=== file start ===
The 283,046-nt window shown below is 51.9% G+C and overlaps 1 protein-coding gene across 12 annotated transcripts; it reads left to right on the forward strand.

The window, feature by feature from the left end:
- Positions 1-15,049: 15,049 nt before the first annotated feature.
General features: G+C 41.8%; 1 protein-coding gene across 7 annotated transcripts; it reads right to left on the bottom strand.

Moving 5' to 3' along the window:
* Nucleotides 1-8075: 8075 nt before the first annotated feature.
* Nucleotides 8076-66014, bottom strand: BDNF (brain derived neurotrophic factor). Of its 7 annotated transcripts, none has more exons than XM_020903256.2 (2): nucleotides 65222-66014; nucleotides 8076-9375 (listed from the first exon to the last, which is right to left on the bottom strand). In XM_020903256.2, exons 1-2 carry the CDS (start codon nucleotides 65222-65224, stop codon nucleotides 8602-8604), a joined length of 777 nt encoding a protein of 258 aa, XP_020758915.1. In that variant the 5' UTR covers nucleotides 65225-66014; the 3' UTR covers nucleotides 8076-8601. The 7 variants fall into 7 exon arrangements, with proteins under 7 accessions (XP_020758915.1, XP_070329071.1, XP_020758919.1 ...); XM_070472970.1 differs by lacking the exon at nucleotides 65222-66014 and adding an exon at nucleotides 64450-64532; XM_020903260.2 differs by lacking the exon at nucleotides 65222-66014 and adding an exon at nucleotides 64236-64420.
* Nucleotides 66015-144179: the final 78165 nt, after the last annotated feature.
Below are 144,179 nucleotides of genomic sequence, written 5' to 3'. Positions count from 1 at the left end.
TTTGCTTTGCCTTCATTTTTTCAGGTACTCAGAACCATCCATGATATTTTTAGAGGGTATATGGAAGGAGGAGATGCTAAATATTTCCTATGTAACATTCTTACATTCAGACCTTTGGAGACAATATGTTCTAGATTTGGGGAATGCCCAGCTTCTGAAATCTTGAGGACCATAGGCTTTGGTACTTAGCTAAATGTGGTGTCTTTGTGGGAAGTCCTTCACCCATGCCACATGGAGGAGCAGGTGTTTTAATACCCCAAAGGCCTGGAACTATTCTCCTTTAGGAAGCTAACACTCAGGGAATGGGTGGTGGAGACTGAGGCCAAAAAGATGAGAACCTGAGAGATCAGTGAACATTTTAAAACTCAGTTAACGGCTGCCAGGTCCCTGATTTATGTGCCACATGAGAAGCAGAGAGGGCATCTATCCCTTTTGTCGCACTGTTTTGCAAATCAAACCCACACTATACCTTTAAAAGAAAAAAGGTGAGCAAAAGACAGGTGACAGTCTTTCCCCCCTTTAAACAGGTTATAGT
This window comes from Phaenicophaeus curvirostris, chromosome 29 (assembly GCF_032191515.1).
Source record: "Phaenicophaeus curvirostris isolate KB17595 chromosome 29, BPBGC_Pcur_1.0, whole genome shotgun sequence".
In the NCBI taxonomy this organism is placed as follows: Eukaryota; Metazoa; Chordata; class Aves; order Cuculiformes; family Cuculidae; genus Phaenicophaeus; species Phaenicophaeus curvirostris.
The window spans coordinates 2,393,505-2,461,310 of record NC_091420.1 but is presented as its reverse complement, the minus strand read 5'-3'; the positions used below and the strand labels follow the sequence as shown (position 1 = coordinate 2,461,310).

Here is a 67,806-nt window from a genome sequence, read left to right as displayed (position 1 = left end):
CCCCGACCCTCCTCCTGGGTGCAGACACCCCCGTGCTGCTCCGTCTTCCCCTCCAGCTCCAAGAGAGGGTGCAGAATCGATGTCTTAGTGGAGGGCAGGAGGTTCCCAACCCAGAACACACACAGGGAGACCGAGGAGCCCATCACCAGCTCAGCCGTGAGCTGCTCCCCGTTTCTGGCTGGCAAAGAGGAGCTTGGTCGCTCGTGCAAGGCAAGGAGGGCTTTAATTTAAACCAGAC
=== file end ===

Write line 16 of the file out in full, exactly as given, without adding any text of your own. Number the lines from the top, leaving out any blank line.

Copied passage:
CCCCGACCCTCCTCCTGGGTGCAGACACCCCCGTGCTGCTCCGTCTTCCCCTCCAGCTCCAAGAGAGGGTGCAGAATCGATGTCTTAGTGGAGGGCAGGAGGTTCCCAACCCAGAACACACACAGGGAGACCGAGGAGCCCATCACCAGCTCAGCCGTGAGCTGCTCCCCGTTTCTGGCTGGCAAAGAGGAGCTTGGTCGCTCGTGCAAGGCAAGGAGGGCTTTAATTTAAACCAGAC